Martin Reints has published five collections of poetry. After Waar ze komt daar is ze (Where She Comes, There She Is; 1981), he waited eleven years to publish the second book: Lichaam en ziel (Body and Soul; 1992, Herman Gorter Prize). The next two, Tussen de gebeurtenissen (Between the Events, 2000) and Ballade van de winstwaarschuwing (Ballad of the Profit Warning, 2005) were both shortlisted for the prestigious VSB Poetry Prize. Most recently Lopende zaken (Matters at Hand, 2010) appeared. For his collection of essays Nacht- en dagwerk (Night- and Day-work, 1988) he received the Jan Greshoff Prize.
Martin Reints is a poet who likes to think. It shows in his poetry. Or, perhaps he is a thinker with a gift for writing poetry. In an interview after the publication of his second collection Lichaam en ziel (Body and Soul, 1992) he said: “Thinking fascinates me. On the one hand you are what you can see, the reality around us, and on the other hand you are what’s in your head. What is the relation between the two?” In a good-natured, crystal-clear, often humorous manner, Martin Reints’s poems probe what he sees around him and what is in his head. The ‘I’ allows his thoughts to spread, first along the table he is working at, then across the furniture and objects in the room, towards the incoming light, the darkness or the sounds in the interior, before dispersing into the outside world. In fact, all Martin Reints’s poems are thought exercises. They are concerned with environment, the passage of time, memory, the relation between the ‘I’ and what surrounds it. The poems are free in form, but very precise, “carefully arguing” (to quote critic Piet Gerbrandy). Rob Schouten expressed it like this: “Reints’s poems have a smooth, natural, unconstrained flow; they combine gravity with humour, enjoyment with philosophy, spontaneity with precision. They are a joy to read and don’t leave one’s thoughts untouched.”
I experience the way in which Martin Reints almost says nothing as being incredibly alienating, displaying a sense of wonder that has remained intact, a gripping objectivity and a serene helplessness – and being witty too.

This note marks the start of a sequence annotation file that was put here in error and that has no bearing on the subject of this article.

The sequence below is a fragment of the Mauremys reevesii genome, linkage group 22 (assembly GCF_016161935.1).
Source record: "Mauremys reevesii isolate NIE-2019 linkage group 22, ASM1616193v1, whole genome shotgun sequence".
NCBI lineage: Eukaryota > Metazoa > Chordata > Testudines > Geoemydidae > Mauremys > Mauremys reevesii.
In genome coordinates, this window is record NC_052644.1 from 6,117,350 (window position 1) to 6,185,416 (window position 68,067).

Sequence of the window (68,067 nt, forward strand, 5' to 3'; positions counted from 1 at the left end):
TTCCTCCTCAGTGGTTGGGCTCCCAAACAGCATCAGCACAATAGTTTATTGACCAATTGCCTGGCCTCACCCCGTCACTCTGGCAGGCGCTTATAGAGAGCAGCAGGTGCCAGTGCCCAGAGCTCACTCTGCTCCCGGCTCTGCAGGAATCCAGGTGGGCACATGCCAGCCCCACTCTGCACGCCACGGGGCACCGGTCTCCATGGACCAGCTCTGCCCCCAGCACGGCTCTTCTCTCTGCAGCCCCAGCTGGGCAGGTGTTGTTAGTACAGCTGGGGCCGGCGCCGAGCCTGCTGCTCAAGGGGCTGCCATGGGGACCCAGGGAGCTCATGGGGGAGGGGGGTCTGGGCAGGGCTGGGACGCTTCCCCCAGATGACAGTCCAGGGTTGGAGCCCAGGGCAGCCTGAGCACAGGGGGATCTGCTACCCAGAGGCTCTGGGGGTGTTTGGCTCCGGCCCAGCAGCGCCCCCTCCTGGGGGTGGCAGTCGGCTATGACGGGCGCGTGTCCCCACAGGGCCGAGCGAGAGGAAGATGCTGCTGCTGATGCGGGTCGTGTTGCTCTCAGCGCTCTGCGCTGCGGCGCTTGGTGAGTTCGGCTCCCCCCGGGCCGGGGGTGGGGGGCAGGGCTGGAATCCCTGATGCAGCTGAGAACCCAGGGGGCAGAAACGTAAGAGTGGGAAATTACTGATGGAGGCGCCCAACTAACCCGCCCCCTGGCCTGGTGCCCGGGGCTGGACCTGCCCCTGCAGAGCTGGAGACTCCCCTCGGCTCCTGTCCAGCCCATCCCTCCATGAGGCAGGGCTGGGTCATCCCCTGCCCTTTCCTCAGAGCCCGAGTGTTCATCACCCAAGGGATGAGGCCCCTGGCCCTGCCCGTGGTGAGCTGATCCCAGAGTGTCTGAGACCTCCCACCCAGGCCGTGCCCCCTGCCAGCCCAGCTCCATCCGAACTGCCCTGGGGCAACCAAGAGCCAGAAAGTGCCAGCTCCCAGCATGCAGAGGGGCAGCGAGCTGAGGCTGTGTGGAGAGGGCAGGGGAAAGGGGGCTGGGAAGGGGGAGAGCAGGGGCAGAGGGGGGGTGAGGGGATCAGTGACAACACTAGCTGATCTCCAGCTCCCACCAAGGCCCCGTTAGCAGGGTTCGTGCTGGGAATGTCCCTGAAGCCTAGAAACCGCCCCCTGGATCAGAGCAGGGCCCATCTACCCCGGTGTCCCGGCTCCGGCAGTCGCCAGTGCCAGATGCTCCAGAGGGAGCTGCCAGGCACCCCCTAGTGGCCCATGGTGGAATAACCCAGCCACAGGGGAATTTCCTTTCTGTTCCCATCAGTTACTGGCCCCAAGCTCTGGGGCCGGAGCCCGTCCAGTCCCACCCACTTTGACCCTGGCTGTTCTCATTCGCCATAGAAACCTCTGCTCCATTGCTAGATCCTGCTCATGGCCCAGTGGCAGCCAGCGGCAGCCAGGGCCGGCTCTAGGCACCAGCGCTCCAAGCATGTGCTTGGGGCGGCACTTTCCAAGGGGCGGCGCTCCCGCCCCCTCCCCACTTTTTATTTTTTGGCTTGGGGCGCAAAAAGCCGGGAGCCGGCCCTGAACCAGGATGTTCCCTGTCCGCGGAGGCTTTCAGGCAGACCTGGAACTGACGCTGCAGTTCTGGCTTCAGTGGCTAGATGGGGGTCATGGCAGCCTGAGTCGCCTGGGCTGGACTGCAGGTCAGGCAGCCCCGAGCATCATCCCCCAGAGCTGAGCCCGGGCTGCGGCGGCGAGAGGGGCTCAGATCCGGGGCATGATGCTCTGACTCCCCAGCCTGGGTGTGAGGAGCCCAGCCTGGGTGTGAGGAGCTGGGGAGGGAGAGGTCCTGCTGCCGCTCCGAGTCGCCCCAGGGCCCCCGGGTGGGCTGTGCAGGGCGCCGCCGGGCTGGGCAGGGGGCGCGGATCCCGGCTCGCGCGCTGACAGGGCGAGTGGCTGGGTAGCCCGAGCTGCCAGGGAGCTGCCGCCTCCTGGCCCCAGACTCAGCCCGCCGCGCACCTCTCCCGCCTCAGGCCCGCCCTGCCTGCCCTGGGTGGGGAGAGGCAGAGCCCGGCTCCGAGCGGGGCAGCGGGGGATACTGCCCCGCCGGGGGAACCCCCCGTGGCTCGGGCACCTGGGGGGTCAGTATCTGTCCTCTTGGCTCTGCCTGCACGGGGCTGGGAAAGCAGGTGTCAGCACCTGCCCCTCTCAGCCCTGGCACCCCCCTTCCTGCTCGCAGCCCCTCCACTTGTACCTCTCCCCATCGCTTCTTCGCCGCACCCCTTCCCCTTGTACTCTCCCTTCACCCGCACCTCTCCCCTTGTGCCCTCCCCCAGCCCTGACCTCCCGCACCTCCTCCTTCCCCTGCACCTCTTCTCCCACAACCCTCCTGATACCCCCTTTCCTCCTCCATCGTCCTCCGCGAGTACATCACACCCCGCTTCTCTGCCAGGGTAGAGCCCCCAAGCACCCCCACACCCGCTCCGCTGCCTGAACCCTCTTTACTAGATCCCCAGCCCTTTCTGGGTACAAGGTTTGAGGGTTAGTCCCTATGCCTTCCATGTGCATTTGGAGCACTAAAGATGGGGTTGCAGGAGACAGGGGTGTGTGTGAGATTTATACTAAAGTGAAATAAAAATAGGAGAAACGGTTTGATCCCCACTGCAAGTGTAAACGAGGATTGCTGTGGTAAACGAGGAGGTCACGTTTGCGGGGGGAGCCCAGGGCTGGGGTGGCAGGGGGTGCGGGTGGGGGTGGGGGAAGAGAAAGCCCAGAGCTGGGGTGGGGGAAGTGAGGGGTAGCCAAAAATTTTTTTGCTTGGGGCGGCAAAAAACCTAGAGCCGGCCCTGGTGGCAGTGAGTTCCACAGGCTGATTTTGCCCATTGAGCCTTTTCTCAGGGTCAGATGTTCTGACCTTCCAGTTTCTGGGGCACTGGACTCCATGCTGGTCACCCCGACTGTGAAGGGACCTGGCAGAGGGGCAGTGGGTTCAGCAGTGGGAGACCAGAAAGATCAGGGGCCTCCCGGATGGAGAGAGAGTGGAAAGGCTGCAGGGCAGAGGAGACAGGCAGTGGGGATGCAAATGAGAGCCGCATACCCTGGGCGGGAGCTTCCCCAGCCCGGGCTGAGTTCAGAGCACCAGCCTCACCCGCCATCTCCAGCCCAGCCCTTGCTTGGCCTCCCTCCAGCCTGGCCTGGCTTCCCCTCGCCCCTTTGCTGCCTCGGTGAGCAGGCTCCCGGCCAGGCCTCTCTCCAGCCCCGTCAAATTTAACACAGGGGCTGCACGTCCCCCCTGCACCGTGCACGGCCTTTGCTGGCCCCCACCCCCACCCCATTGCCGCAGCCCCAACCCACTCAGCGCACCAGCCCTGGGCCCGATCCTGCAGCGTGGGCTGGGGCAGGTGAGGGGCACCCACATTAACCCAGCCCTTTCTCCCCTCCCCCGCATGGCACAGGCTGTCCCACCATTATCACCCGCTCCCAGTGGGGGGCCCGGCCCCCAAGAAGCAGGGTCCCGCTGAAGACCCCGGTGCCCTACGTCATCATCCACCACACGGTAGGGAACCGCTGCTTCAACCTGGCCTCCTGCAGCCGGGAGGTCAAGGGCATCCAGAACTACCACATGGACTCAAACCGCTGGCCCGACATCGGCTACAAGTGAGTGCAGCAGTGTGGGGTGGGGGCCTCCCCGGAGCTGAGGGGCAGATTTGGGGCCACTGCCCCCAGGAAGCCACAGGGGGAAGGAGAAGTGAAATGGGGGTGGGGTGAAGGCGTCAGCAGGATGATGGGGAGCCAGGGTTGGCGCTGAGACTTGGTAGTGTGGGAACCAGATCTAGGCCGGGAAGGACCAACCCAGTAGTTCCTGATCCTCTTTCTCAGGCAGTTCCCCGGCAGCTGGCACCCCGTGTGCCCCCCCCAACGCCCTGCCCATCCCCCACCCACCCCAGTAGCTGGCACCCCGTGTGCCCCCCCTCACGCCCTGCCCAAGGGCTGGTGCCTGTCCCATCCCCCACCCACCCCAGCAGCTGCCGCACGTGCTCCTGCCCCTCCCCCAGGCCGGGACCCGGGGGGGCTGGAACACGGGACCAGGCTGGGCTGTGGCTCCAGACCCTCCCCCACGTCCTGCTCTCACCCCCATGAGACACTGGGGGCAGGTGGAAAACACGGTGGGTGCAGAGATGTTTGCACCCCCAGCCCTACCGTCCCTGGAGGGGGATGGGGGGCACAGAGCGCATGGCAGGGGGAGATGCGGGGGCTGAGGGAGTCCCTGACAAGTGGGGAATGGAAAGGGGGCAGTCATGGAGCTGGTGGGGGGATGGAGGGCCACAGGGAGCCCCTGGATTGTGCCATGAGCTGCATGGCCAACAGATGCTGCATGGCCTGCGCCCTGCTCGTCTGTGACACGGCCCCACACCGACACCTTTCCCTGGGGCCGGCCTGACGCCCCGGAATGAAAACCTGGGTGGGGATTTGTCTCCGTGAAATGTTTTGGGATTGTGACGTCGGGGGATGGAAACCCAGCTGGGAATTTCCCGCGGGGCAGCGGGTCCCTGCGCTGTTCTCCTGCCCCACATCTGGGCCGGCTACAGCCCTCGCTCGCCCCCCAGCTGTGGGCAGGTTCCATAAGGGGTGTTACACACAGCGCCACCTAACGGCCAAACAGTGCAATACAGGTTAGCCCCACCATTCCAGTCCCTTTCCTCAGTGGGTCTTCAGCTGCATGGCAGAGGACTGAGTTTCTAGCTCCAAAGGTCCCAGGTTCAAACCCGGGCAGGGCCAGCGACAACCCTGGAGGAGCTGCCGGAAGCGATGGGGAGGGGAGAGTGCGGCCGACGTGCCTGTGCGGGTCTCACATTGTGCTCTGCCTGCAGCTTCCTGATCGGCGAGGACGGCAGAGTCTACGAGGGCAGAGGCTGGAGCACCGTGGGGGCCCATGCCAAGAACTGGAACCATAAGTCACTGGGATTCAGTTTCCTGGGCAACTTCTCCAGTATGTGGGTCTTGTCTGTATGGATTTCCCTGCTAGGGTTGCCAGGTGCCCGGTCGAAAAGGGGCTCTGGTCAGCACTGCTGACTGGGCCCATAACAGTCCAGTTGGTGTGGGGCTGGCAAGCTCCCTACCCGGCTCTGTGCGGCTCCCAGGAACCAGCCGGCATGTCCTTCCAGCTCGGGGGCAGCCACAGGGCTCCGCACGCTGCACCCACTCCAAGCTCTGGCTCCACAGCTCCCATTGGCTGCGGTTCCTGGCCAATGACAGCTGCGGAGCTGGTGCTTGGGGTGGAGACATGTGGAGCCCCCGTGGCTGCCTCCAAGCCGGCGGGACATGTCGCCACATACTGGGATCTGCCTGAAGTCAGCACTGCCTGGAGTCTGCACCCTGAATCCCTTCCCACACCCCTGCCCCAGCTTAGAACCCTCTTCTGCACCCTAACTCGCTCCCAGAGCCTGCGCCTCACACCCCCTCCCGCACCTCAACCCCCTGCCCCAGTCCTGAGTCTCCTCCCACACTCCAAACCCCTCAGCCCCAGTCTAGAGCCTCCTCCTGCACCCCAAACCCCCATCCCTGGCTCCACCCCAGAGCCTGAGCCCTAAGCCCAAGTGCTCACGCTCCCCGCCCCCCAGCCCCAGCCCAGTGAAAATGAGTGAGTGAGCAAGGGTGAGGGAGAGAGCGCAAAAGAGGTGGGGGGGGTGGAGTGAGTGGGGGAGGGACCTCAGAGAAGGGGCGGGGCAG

Belgian poet and critic Herman de Coninck
Martin Reints’ poems are marvellous.
Maarten Doorman in Dutch daily NRC Handelsblad
Even his announcement that the Milky Way and the Andromeda Galaxy are making straight for each other seems to have a consoling undertone. It is above all a sense of wonder that speaks from his poetry – at the absurdity of the world that surrounds us, and the strong will to maintain that sense of wonder at it.
Victor Schiferli in Dutch daily Het Parool
Waar ze komt daar is ze (Where She Comes, There She Is), De Bezige Bij, Amsterdam 1981
Nacht- en Dagwerk (Night and Day-work), De Bezige Bij, Amsterdam, 1988
Lichaam en ziel (Body and Soul), De Bezige Bij, Amsterdam, 1992
Tussen de gebeurtenissen (Between the Events), De Bezige Bij, Amsterdam, 2000
Ballade van de winstwaarschuwing (Ballad of the Profit Warning), De Bezige Bij, Amsterdam, 2005
Lopende zaken (Matters at Hand), De Bezige Bij, Amsterdam, 2010
Reints’s poems have been translated and published in anthologies and reviews in China, England, France, Germany, Spain and Macedonia.
Reints’s poem ‘After the Storm’ in English and Danish translation
Reints’s poem ‘Lawnmower’ animated on YouTube
Reints reading his poem ‘Diamantbuurt’on YouTube
Reints’ page on VPRO, including audio
Reints’ page on publishing house De Bezige Bij website
Reints’ page on the DBNL (Digital Library for Dutch Literature) website